MICHELLE Obama has branded Donald Trump's bragging about sexual assault as "intolerable”, "disgraceful” and said it "has to stop”.
Mrs Obama spoke passionately at a rally against the Republican's "routine degradation” of women.
She focused on his dubious history with women, including walking into models' dressing rooms while they were semi-clothed, accusations of sexual assault and the 2005 video showing him bragging about making aggressive advances on a married woman.
"I can't stop thinking about this, it has shaken me to my core,” she said.
"Now is the time for all of us to stand up and say enough is enough. It has to stop right now.”
The video shows Mr Trump showing off to former Access Hollywood anchor Billy Bush about not even waiting for consent before kissing women, and saying he can do "whatever he wants” as a "star”.
Mr Bush was suspended soon after the video came out and a slew of Republicans condemned Mr Trump, including House Speaker Paul Ryan.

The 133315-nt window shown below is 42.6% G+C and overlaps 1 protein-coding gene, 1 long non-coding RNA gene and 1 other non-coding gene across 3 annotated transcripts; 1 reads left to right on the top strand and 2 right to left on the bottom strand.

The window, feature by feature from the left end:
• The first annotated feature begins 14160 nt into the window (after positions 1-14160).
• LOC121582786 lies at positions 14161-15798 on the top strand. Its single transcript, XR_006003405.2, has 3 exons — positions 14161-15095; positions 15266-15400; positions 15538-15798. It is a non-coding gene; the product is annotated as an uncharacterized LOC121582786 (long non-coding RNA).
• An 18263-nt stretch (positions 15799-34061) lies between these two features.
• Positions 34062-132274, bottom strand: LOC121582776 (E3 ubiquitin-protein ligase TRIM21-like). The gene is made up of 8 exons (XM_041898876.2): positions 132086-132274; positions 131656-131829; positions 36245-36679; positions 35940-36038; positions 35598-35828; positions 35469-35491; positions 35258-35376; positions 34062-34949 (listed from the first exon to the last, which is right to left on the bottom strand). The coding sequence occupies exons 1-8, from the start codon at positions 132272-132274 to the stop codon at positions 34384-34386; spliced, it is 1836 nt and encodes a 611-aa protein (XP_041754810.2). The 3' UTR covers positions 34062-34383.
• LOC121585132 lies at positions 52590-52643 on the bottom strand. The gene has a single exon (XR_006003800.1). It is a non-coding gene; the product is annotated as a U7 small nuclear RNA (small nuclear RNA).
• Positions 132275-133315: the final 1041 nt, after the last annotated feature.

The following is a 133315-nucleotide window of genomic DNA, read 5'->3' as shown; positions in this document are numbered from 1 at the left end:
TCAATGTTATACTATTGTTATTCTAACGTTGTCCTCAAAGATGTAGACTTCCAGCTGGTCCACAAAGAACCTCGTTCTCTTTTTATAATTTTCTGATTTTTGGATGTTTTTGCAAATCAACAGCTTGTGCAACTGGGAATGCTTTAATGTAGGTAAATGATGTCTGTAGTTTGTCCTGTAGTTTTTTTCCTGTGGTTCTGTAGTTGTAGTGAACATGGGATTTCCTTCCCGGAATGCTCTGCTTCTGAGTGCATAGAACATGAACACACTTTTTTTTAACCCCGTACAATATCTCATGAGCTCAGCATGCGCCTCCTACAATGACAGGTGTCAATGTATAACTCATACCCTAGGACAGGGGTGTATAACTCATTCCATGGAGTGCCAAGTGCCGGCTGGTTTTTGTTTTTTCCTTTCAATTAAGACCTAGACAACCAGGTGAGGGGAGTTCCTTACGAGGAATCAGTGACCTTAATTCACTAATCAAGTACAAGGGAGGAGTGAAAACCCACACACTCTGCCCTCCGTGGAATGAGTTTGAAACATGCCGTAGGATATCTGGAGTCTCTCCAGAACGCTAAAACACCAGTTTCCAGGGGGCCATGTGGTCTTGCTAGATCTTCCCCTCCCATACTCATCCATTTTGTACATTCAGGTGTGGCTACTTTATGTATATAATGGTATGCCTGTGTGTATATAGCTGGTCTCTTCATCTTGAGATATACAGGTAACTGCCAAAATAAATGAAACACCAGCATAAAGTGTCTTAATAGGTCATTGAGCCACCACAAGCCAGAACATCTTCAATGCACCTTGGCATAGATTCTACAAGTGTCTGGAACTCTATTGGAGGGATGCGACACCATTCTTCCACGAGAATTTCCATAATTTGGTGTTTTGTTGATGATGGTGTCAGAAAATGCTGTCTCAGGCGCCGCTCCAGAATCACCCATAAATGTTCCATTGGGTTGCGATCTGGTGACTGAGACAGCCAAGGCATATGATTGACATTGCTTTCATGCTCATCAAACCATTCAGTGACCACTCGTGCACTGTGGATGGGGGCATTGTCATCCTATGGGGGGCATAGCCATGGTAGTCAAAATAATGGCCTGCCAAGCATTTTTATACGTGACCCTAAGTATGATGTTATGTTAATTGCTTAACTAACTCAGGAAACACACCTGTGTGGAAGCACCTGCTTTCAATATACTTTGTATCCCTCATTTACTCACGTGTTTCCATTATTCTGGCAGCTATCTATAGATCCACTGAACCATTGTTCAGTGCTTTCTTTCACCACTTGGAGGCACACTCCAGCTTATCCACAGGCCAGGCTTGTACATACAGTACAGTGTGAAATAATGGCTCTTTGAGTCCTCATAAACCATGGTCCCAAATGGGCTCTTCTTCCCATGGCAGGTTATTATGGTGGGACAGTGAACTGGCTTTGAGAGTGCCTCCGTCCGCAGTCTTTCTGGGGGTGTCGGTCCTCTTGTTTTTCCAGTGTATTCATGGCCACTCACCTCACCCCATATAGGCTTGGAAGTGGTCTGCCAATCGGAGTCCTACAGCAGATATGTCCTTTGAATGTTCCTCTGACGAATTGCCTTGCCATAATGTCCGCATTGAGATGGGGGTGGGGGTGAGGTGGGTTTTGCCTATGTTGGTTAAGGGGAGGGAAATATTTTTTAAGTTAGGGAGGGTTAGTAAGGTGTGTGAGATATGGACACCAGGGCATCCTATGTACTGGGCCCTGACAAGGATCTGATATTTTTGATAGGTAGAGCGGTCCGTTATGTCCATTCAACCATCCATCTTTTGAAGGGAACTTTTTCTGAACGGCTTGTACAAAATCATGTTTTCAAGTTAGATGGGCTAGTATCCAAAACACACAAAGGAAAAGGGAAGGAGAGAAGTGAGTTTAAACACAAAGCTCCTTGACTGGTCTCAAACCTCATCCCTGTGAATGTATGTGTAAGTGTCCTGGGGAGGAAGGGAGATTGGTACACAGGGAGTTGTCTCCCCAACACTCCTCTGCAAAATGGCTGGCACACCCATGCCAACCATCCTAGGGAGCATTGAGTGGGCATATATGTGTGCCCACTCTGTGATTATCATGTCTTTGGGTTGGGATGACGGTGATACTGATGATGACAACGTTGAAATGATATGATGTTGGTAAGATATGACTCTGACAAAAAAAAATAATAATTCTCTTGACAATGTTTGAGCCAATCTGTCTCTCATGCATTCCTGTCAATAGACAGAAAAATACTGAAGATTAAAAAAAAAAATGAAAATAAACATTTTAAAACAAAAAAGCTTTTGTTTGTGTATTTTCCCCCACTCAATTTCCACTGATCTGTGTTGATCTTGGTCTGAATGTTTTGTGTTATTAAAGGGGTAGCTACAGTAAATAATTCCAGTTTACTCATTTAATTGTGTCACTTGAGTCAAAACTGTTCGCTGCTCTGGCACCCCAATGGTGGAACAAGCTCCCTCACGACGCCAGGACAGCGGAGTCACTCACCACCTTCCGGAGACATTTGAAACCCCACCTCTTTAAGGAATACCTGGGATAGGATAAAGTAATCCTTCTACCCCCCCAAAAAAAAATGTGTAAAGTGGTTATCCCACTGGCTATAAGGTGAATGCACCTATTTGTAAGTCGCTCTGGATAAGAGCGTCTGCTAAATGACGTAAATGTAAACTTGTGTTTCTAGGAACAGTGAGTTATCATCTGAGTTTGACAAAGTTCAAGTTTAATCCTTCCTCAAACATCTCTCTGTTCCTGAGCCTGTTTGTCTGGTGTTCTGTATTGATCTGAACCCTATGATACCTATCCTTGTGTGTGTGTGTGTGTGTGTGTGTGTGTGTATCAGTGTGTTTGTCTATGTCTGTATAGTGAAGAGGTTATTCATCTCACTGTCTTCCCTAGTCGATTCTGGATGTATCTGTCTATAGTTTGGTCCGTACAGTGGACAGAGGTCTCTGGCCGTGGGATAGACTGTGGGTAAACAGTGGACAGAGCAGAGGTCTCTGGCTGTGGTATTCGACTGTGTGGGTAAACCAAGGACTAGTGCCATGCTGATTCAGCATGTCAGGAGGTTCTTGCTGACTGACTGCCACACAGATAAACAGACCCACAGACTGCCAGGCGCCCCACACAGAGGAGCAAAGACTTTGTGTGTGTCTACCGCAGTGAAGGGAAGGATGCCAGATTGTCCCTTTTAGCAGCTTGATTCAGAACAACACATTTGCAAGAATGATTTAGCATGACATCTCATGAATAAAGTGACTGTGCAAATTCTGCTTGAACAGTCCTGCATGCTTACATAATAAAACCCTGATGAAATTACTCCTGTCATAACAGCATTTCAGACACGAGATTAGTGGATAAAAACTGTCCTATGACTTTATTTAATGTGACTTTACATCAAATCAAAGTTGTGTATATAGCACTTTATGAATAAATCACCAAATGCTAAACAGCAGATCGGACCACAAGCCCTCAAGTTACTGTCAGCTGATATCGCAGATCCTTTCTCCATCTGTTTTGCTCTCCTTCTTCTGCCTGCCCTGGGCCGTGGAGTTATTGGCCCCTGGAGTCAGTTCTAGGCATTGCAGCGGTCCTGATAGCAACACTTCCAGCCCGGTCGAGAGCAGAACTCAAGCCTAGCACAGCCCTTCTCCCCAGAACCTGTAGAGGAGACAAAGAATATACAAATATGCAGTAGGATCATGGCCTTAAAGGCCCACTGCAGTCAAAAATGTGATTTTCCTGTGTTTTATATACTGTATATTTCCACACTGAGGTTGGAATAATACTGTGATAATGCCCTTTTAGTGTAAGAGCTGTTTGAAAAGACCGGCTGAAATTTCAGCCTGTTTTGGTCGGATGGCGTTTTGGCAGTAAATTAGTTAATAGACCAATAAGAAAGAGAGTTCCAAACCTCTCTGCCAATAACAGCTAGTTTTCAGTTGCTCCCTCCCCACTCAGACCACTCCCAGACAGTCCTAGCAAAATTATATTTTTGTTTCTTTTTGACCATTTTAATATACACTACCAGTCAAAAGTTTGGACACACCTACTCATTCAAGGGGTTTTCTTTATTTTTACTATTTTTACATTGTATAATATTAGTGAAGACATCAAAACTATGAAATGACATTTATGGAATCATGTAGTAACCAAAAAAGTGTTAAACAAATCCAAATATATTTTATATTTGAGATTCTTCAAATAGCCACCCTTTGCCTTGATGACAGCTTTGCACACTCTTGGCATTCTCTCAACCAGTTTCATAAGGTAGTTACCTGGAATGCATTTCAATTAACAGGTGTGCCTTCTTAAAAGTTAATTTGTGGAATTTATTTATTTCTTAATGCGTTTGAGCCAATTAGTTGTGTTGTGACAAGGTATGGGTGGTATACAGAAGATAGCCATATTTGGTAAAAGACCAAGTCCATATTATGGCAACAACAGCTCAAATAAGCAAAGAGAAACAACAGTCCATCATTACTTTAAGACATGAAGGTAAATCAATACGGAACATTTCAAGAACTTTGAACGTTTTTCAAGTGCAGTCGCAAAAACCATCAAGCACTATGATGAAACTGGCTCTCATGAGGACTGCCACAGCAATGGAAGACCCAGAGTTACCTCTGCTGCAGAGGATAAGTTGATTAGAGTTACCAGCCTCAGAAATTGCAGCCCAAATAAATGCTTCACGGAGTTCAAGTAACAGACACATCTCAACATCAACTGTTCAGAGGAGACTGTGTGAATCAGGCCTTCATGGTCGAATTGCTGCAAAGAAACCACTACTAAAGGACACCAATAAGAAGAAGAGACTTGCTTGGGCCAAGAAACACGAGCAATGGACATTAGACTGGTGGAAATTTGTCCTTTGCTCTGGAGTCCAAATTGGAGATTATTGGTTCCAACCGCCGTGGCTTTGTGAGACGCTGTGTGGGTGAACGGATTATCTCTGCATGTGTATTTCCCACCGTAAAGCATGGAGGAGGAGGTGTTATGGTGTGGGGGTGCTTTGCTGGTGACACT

The New York Times has refused to retract an article in which two women accuse Mr Trump of sexual assault, after threats from the candidate to sue the paper.
In a letter made public yesterday, a lawyer for the Times all but dared the property developer to make good on his threat.
"We published newsworthy information about a subject of deep public concern,” wrote David McCraw, the assistant general counsel.
"If Mr Trump disagrees, if he believes that American citizens had no right to hear what these women had to say and that the law of this country forces us and those who would criticise him to stand silent or be punished, we welcome the opportunity to have a court set him straight.”
Mrs Obama asked at the rally: "How is this affecting men and boys in this country? The men in my life do not talk about women like this and I know my family is not unusual.
"To dismiss this as 'everyday locker room talk' is an insult to decent men. The men you and I know don't treat women this way.”
Ms Obama, who joined the campaign trail for Hillary Clinton in September, urged Americans to cast their vote because abstaining or voting for a third party candidate would "help to elect her opponent”.
"Strong men, men who are truly role models, don't need to put women down to feel powerful,” she said.
"People who are truly strong lift others up. Those that are truly powerful bring us together.” - INM